According to All About Birds, this is a graceful, slender-tailed, small-headed dove that’s common across the continent. Mourning Doves perch on telephone wires and forage for seeds on the ground; their flight is fast and bullet straight. Their soft, drawn-out calls sound like laments. When taking off, their wings make a sharp whistling or whinnying.

However, this fact is really upsetting to me: Mourning Doves are the most frequently hunted species in North America. Who could possibly want to murder these gentle creatures? Once again, humans suck.

Mother Nature’s Green Screen

This elusive Scott’s Oriole has been taunting me for years, sitting in one spot for great lengths of time ONLY when I don’t have a camera near me, and when I do, he flits around like a hummingbird.

This time I was able to capture his beauty for a single brief moment, his yellow vibrant against the green screen of a Giant Bird of Paradise.

What a beautiful profile of a beautiful boy!

May be an image of bird and nature

#WorldBeeDay

How should we celebrate World Bee Day? Drink mead? Save a bee colony? Stop killing bees?

My recent post about a bee who rested for a moment on my deck underscores my understanding of the importance of this intelligent creature.

Here’s a website with all sorts of bee-related info: https://www.worldbeeday.org/en/

Why May 20, you might ask? And why Slovenia?

Slovenia proposed that 20 May be proclaimed World Bee Day. 

From the website: “In May, the northern hemisphere sees bees and nature develop profusely, while the southern hemisphere enters autumn, when hive products are harvested and the season of honey and honey-based products begins.”

“In addition, 20 May is the birth date of Anton Janša (1734–1773), a Slovenian beekeeper, the pioneer of modern beekeeping and one of the greatest authorities on the subject of bees.”

Even the United Nations recognizes today’s date as #WorldBeeDay. …To raise awareness of the importance of pollinators, the threats they face, and their contribution to sustainable development, the UN designated 20 May as World Bee Day.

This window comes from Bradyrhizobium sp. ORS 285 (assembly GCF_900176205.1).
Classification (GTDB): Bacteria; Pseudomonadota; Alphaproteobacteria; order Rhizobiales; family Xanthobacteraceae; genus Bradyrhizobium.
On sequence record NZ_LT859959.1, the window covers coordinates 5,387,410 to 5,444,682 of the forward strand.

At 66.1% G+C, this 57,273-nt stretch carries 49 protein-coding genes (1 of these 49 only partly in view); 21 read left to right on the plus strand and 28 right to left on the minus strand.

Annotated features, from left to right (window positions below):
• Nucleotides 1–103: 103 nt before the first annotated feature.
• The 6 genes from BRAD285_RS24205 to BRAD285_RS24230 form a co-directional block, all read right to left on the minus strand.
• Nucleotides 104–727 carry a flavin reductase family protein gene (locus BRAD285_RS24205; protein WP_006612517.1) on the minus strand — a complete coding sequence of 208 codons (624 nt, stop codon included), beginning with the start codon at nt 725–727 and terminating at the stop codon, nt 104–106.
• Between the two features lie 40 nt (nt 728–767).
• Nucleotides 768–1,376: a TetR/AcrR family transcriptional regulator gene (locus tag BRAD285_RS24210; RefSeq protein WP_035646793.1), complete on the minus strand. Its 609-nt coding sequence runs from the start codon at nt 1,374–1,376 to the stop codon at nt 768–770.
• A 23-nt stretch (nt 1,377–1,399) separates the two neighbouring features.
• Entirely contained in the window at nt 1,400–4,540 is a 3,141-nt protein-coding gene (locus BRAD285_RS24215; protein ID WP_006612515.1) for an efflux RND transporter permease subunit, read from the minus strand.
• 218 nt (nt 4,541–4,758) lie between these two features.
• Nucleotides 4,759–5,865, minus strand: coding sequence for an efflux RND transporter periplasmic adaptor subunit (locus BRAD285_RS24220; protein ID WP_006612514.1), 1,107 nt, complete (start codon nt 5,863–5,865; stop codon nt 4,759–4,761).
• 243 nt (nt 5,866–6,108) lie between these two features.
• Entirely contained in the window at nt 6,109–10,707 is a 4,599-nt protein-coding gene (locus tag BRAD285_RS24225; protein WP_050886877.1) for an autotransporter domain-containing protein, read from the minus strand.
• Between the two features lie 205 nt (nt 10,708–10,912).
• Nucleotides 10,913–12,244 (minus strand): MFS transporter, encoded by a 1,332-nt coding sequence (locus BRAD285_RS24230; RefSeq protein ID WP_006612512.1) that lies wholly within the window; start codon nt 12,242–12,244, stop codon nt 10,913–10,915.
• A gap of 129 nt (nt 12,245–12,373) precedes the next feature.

So…I’m not sure who is the first entity to claim the title of World Bee Day–was it the United Nations or Slovenia?

But who cares, as long as awareness is raised and we all become more educated about these little yellow and black striped flying honey makers.

Will You Bee My Friend?

I used to be terrified of bees mainly because I’m allergic — which is certainly a plausible rationale for fear, but I have so many bees here at Casa de Enchanted Seashells–they love rosemary and lavender and other herbs, that I’ve decided to quell my anxiety and bee friendly.

Bees are incredibly valuable to sustaining life on Earth; they deserve our love and protection, along with a healthy respect for their ability to cause pain. Angel Boy 2.0 and I spend quite a bit of time researching bees.

This little guy took a rest on the deck from his hard work saving Planet Earth and was perfectly amenable to pose for a series of photos and then he buzzed away. More flowers, more pollen, more honey!

Who Am I?

Although I could probably ruminate for a few hours to ponder that existential question; light a candle and meditate with a mantra, I’m not. Instead, I’m wondering is what and who is THIS?

Does anyone know? I’m not sure it’s albino but I have never seen an alligator lizard this color. I can’t find any information at all. He comes out every day from a spot near the veggie garden and hangs out for a bit.

Most of my other alligator lizards look more like this:

Totally different, right? Even the scales look different. Maybe I discovered a new species or maybe it’s an odd, aberrant mutation. I sent this photo to the local herpetological society to see if they can identify my new friend.

If you have an idea, let me know!

UPDATE: Mystery solved! San Diego Herp Society got back to me right away with this great website and information that pretty much explains the odd coloration. Apparently it’s a variation of a Great Basin Fence Lizard. If you scroll down the page, they talk about Rusty-Orange Variations.

http://www.californiaherps.com/lizards/pages/s.o.longipes.html?fbclid=IwAR35ItZm3k6mLudiGD0b8ZOZ9b_16js0U-fGIvNFu2vinK4cggMxBchtfQ8

Say Hello to My New Garden Visitor

Welcome, friend!

I hope to see your babies one day, too!

Are you thinking about Pepé Le Pew? I’m thinking this is another beneficial creature that enjoys a stroll around the garden along with the coyotes and bunnies and possums and raccoons. I don’t include rats or ground squirrels in that group ‘cos I really really don’t like them!

Moose in Grand Tetons

What a beautiful boy! He was almost completely camouflaged, resting in the cool grass, enjoying a late afternoon snack. Those antlers are magnificent, aren’t they?

I could have stayed there for hours, watching him in silence, but I had to go. He didn’t seem too concerned and kept eating and eating.